Five Caspian Sea states sign landmark convention

Signing of Convention on Legal Status of Caspian Sea a 'Landmark Event'

Five countries sign landmark convention on legal status of Caspian Sea after 20 years

Russian President Vladimir Putin (R) shakes hands with Kazakhtan's President Nursultan Nazarbayev (L) during their meeting at the 5th Caspian Summit in Aktau on August 12, 2018.

Experts call the document signed by the five leaders "the constitution" of the Caspian Sea.

However, with offshore Caspian oil and gas production already nearly at 2 million barrels of oil equivalent per day, the impact from new fields - if and when disputes about their ownership are settled - might be limited.

"The vast capacities of the two countries in different fields can be complementary and should be used more and more in the interests of the two nations and the other nations of the region", said Iranian President Hassan Rouhani, on Sunday.

The status of the Caspian Sea remains a key topic for discussions at the Caspian states' summits.

Putin also praised this clause, saying it would help "ensure the peaceful status of the Caspian Sea".

According to, in the Caspian sea, which representatives from five countries tried to separate since the collapse of the Soviet Union, inhabited by 80 percent of all sturgeon, but its main riches - oil and gas.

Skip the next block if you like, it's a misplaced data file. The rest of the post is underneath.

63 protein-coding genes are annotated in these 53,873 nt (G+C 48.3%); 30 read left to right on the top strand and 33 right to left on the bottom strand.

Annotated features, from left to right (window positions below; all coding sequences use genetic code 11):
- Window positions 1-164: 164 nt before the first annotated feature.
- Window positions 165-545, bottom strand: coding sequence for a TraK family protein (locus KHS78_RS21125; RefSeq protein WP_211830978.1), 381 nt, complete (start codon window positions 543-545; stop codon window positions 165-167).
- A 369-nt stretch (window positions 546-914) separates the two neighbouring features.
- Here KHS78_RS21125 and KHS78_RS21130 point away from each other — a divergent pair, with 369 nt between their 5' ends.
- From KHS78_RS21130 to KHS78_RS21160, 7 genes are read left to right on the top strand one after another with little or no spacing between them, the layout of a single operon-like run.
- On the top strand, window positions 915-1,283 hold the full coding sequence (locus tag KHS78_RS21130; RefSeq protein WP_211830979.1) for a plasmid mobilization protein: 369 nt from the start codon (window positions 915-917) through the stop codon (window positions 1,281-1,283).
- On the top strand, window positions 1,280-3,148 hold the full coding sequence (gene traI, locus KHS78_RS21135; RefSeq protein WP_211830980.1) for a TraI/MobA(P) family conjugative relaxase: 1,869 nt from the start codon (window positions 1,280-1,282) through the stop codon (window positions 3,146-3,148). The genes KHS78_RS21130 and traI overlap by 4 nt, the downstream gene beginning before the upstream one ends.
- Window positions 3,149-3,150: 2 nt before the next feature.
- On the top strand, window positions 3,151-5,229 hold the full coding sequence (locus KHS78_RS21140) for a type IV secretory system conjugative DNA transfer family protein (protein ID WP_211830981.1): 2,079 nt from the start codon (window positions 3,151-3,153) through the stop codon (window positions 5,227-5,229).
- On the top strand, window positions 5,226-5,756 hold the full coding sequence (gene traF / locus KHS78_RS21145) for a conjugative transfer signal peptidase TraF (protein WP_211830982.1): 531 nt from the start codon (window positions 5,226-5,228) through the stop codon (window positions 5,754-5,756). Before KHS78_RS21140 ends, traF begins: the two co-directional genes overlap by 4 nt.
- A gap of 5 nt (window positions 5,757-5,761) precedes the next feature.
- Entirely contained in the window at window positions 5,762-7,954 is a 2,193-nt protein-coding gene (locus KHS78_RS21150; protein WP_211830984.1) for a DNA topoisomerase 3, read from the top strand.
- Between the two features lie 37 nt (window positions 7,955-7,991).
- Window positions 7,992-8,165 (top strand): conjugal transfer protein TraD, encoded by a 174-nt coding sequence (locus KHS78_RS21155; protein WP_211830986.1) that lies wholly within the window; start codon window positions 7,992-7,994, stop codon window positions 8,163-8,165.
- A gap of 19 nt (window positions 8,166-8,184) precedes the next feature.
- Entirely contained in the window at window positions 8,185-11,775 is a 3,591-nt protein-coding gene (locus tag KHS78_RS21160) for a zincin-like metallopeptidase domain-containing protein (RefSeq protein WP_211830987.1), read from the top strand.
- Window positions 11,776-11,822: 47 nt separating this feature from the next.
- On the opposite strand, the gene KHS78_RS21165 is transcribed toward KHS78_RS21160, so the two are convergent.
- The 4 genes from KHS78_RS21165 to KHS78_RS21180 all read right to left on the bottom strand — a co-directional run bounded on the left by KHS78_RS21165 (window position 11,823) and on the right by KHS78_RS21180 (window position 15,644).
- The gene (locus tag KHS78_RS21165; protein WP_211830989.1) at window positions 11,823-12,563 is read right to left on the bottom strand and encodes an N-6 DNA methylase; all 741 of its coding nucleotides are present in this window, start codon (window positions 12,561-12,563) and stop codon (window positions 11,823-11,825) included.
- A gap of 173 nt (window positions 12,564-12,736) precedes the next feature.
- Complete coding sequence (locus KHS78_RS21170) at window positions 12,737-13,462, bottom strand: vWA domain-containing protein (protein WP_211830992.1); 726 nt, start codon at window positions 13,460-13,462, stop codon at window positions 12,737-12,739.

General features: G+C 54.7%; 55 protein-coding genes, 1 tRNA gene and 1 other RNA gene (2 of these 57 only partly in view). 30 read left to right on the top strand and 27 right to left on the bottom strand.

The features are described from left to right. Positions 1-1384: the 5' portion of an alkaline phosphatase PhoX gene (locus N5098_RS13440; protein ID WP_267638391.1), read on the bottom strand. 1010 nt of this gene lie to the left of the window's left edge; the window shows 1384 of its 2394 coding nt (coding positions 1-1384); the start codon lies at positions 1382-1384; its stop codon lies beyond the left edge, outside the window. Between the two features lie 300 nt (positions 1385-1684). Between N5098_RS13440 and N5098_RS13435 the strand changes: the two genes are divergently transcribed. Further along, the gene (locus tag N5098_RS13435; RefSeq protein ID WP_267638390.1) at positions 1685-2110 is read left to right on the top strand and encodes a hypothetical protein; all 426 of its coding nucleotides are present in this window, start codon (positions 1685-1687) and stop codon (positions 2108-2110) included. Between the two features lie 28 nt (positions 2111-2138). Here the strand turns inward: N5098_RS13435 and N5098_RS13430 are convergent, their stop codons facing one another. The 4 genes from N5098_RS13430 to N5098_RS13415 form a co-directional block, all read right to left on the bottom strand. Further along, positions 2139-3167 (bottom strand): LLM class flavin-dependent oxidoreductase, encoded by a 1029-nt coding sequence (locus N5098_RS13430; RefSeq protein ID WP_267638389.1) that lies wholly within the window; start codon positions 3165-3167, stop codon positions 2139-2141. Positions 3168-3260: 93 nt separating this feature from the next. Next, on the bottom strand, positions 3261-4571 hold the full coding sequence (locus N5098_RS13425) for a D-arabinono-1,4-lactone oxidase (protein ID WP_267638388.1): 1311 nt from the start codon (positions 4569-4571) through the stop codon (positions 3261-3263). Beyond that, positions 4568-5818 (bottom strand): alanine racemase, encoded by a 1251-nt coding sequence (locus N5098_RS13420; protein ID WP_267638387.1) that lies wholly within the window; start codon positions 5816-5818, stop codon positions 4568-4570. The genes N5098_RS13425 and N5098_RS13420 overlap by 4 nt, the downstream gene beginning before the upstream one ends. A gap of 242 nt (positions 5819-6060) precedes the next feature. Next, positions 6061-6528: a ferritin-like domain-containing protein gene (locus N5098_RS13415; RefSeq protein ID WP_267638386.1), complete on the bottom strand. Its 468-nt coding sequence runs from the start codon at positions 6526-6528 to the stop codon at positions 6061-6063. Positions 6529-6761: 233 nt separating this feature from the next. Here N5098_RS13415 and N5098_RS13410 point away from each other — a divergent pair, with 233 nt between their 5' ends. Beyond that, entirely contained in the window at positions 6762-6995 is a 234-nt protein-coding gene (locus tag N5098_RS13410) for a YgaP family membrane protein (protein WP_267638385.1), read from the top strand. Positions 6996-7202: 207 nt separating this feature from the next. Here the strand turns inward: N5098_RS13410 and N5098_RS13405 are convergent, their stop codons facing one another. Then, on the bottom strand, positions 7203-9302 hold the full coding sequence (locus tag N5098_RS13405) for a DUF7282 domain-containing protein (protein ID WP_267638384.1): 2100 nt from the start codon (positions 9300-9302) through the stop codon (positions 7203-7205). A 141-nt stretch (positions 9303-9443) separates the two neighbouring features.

Iran, which ended up with the smallest share of the sea under the terms of the convention, is viewed as a potential loser in the deal.

The summit was also attended by Azerbaijani President Ilham Aliyev and Gurbanguly Berdymukhammedov of Turkmenistan.

But the body of water is salty because it was once part of a the Paratethys Sea before it became land locked after land drifts and a fall in sea level - however, the difference is more important than just for the sake of names.

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One issue is whether the Caspian Sea should be considered a sea or a lake.

If it was termed a sea, it would be covered by the global maritime law, namely the United Nations Law of the Sea.

But if it is defined as a lake, then it would have to be divided between all five countries - and a formula about who gets what is not the easiest of equations to solve.

This essentially cements the current situation, since countries such as Kazakhstan and Russian Federation already have bilateral accords on joint projects.

Neither the provisions of the 1982 UN Convention on the Law of the Sea nor the principles applied to neighbors on transboundary lakes are applicable to the Caspian Sea.

At stake are resources including trillions of dollars' worth of hydrocarbons in the seabed, which holds about 50 billion barrels of oil and almost 9 trillion cubic meters of natural gas in proven or probable reserves.

And while some countries have pressed ahead with large offshore projects such as the Kashagan oil field off Kazakhstan's coast, disagreement over the sea's legal status has prevented some other ideas from being implemented.

The agreement also offers hope for the Caspian's ecological diversity and its depleted stocks of the beluga sturgeon, whose eggs are prized globally as caviar.

Between 80 and 90 percent of the world's caviar is sourced from the Caspian, but the numbers have been falling over the past few decades.

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